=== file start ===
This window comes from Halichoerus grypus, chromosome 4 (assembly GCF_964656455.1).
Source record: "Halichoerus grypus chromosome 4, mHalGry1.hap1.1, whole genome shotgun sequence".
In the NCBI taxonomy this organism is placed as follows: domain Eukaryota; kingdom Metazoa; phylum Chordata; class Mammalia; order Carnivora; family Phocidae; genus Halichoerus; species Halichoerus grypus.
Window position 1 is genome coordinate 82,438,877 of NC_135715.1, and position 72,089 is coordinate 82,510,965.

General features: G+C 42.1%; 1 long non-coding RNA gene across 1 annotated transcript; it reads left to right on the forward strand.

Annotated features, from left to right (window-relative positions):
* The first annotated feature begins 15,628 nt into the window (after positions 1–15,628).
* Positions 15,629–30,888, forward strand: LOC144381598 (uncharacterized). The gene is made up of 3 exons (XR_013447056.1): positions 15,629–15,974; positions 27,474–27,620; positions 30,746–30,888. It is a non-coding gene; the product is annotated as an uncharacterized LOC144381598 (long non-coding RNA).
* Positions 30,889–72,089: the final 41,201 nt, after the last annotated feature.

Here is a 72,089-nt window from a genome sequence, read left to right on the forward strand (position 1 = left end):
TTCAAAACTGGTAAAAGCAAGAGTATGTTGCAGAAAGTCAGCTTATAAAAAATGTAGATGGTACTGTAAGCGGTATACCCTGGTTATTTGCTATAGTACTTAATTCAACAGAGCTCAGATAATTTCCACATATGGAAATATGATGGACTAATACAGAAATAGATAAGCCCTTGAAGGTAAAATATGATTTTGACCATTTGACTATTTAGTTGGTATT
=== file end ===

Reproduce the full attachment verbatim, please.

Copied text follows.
This window comes from Halichoerus grypus, chromosome 4 (assembly GCF_964656455.1).
Source record: "Halichoerus grypus chromosome 4, mHalGry1.hap1.1, whole genome shotgun sequence".
In the NCBI taxonomy this organism is placed as follows: domain Eukaryota; kingdom Metazoa; phylum Chordata; class Mammalia; order Carnivora; family Phocidae; genus Halichoerus; species Halichoerus grypus.
Window position 1 is genome coordinate 82,438,877 of NC_135715.1, and position 72,089 is coordinate 82,510,965.

General features: G+C 42.1%; 1 long non-coding RNA gene across 1 annotated transcript; it reads left to right on the forward strand.

Annotated features, from left to right (window-relative positions):
* The first annotated feature begins 15,628 nt into the window (after positions 1–15,628).
* Positions 15,629–30,888, forward strand: LOC144381598 (uncharacterized). The gene is made up of 3 exons (XR_013447056.1): positions 15,629–15,974; positions 27,474–27,620; positions 30,746–30,888. It is a non-coding gene; the product is annotated as an uncharacterized LOC144381598 (long non-coding RNA).
* Positions 30,889–72,089: the final 41,201 nt, after the last annotated feature.

Here is a 72,089-nt window from a genome sequence, read left to right on the forward strand (position 1 = left end):
TTCAAAACTGGTAAAAGCAAGAGTATGTTGCAGAAAGTCAGCTTATAAAAAATGTAGATGGTACTGTAAGCGGTATACCCTGGTTATTTGCTATAGTACTTAATTCAACAGAGCTCAGATAATTTCCACATATGGAAATATGATGGACTAATACAGAAATAGATAAGCCCTTGAAGGTAAAATATGATTTTGACCATTTGACTATTTAGTTGGTATT